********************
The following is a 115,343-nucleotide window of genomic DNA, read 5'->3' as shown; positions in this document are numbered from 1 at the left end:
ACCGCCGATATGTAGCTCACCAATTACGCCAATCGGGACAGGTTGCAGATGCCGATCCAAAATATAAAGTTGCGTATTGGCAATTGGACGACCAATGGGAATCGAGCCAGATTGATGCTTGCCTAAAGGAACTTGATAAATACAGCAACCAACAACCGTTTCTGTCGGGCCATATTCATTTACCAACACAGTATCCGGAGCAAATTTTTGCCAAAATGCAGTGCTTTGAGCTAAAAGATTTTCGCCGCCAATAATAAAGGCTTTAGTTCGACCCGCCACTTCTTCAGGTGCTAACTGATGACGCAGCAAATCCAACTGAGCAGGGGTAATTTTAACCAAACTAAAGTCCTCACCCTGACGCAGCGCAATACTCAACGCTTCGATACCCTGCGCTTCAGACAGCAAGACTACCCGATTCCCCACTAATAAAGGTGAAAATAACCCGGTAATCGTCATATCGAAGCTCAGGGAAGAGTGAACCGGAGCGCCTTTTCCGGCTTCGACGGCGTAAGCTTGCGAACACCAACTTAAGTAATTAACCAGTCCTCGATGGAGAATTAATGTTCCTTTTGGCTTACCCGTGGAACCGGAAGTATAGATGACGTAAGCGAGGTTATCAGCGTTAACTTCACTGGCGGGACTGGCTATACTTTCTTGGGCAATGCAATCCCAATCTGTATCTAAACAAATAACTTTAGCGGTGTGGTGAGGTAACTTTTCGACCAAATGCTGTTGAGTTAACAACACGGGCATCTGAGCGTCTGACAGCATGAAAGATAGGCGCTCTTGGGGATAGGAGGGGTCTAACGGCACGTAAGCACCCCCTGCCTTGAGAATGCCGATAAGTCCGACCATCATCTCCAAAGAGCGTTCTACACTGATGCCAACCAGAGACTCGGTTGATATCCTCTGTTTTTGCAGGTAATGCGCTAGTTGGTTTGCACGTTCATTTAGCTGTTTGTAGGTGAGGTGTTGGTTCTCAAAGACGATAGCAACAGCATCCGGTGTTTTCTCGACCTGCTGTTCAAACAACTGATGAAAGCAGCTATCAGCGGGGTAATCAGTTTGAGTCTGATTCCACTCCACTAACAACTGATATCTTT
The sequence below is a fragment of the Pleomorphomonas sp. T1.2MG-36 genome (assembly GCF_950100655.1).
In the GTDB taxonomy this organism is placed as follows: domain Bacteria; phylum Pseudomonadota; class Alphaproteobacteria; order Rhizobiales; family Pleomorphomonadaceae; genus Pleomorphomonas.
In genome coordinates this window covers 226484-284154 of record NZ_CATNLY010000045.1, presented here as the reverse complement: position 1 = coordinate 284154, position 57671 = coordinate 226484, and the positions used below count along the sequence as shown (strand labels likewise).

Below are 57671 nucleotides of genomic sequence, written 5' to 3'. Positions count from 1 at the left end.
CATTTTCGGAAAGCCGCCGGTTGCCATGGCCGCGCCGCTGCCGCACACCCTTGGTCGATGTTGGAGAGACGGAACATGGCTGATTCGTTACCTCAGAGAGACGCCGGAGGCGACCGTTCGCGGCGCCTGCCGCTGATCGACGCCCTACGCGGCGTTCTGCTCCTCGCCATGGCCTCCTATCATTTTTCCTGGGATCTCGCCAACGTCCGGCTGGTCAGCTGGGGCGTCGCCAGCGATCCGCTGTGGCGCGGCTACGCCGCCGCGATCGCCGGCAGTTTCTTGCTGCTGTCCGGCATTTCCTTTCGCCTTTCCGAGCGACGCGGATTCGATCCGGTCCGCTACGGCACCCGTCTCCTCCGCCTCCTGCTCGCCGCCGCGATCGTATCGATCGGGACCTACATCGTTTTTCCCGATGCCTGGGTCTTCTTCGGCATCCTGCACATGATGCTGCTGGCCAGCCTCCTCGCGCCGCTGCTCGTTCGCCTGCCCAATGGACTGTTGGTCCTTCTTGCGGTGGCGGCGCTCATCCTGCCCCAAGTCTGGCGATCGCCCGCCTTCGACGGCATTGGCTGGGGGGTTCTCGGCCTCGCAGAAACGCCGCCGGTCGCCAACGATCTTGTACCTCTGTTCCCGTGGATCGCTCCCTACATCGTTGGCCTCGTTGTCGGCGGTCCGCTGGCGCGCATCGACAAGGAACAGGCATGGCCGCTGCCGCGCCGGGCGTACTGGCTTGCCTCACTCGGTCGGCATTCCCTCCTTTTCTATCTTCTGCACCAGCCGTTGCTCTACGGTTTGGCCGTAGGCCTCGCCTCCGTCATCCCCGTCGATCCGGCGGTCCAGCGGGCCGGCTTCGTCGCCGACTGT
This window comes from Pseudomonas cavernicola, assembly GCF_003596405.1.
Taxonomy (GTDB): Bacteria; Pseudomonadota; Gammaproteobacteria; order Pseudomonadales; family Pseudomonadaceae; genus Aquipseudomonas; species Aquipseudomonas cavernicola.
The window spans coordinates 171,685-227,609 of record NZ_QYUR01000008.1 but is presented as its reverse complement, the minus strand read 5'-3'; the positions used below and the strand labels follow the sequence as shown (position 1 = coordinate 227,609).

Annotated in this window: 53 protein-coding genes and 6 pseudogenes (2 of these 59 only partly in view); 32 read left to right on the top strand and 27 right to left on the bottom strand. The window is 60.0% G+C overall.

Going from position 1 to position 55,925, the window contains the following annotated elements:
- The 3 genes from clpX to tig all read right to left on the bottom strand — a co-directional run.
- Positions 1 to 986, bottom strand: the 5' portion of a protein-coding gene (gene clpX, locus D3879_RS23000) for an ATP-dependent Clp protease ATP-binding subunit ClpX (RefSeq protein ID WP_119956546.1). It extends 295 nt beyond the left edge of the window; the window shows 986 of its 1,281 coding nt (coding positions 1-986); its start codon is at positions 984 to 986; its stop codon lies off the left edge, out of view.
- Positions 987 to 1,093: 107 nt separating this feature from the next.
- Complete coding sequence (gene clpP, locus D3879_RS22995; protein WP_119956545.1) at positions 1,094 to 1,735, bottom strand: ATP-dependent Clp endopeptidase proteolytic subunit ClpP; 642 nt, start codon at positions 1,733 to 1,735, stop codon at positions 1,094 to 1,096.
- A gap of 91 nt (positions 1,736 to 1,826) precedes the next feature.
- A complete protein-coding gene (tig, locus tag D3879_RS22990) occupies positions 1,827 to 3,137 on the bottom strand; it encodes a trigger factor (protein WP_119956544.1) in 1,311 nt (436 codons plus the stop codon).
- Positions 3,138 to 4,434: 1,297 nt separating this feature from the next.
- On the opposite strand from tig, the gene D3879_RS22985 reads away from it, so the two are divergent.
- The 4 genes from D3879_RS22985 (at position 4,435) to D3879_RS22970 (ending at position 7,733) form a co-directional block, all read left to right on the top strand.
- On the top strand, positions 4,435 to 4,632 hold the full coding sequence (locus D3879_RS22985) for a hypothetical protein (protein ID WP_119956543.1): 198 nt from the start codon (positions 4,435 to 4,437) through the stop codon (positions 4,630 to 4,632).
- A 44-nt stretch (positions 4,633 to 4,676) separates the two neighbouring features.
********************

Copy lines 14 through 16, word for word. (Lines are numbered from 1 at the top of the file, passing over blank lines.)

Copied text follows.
- Positions 1 to 986, bottom strand: the 5' portion of a protein-coding gene (gene clpX, locus D3879_RS23000) for an ATP-dependent Clp protease ATP-binding subunit ClpX (RefSeq protein ID WP_119956546.1). It extends 295 nt beyond the left edge of the window; the window shows 986 of its 1,281 coding nt (coding positions 1-986); its start codon is at positions 984 to 986; its stop codon lies off the left edge, out of view.
- Positions 987 to 1,093: 107 nt separating this feature from the next.
- Complete coding sequence (gene clpP, locus D3879_RS22995; protein WP_119956545.1) at positions 1,094 to 1,735, bottom strand: ATP-dependent Clp endopeptidase proteolytic subunit ClpP; 642 nt, start codon at positions 1,733 to 1,735, stop codon at positions 1,094 to 1,096.